The most significant impact of AI won’t be on the number of jobs, but on job content.

Today Tomorrow
A risk and operations professional manually updates and checks various types of compliance reporting and controls for a business or functional area. AI platforms, using machine learning and predictive analytics, simplify and drive efficiency in data gathering, raise the quality of controls, augment the risk & ops professional, and free up time for her to focus on analysis, an end-to-end view of the organisation’s risk profile, and early identification and rectification of issues.
A financial advisor spends a significant amount of time onboarding a potential customer, taking personal details and interrogating his financial situation. Then she goes away to do the research and hopefully secure the relationship. The prospective customer goes online and uses AI to onboard himself. He completes the other administrative requirements and provides relevant research which he has sourced. This allows the financial advisor to focus on the true value of her offering: building the relationship and providing quality advice.

Machines will amplify the capabilities, effort, and impact of humans by augmenting their intelligence. But humans will also improve the performance of intelligent technologies, acting as trainers (assisting computers to learn), explainers (interpreting and explaining the decisions of AI to customers) and sustainers (ensuring intelligent systems stay true to their original goals without crossing ethical lines).

FS needs a systematic approach to unlock AI value

While just over half of all banking and insurance executives acknowledge that getting human-machine collaboration right is critical to achieving their goals, few have adopted a systematic approach to unlocking that value.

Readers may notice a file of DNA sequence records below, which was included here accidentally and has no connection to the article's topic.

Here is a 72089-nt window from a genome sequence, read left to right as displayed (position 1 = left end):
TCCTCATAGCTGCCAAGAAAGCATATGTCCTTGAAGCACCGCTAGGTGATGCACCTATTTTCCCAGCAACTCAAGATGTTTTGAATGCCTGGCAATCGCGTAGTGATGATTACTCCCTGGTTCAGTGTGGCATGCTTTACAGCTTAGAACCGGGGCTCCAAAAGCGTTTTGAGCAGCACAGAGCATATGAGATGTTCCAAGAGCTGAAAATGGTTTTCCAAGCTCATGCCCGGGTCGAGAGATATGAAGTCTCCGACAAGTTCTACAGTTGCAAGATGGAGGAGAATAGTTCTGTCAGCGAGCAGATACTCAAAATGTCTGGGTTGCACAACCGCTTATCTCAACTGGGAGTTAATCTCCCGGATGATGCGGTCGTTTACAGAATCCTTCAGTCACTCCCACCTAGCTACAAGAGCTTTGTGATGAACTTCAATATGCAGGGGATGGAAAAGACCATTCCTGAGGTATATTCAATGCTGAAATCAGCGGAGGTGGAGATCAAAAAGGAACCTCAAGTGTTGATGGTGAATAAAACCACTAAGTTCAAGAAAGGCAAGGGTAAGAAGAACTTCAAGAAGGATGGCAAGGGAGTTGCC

Training is critical, but a lack of clarity on the skills to prioritise is a major inhibitor. Moving the spotlight from jobs to the nature of the work itself is an important first principle to adopt.

When reconfiguring work, FS firms need to take three steps:

Assess tasks, not jobs—Identify the new kinds of tasks that must be performed and allocate them to people or machines. Identify those tasks that fit the ‘missing middle’ (see Figure 1)—those tasks best done by machines and humans in collaboration. The process of allocation of tasks will be ongoing and initial errors and unintended consequences are likely. Constant observation and corrections to initial allocations will thus be important.

Figure 1. The ‘missing middle’—the tasks best done through man-machine collaboration

Create new roles—AI enables people to take on higher-value work so FS organisations will want to set up new roles within a broader context. For example, operational jobs will become more insight-driven and strategic, while mono-skilled roles will become multi-skilled. Jobs will also become more specialised and new jobs will emerge—e.g., human trainers to teach AI chatbots about tone and empathy.

Map skills to new roles—with a list of required tasks, skills and newly defined roles, the organisation can map what is required against the skills present in its workforce. The gaps can be addressed through training or sourcing. In creating new roles, FS organisations should focus more on how the work can best be done than on the roles and responsibilities that make up the work. The reconfiguration of roles should be a flexible process that looks beyond full-time equivalents and considers a range of possibilities, including build, buy, borrow and bot. This will enable skills to be redeployed as and when needed.

Join me next week as I look at how FS organisations can pivot the workforce to areas that create new forms of value.

Meantime, for more insight on the impact of AI, see Accenture’s latest research and thought leadership:

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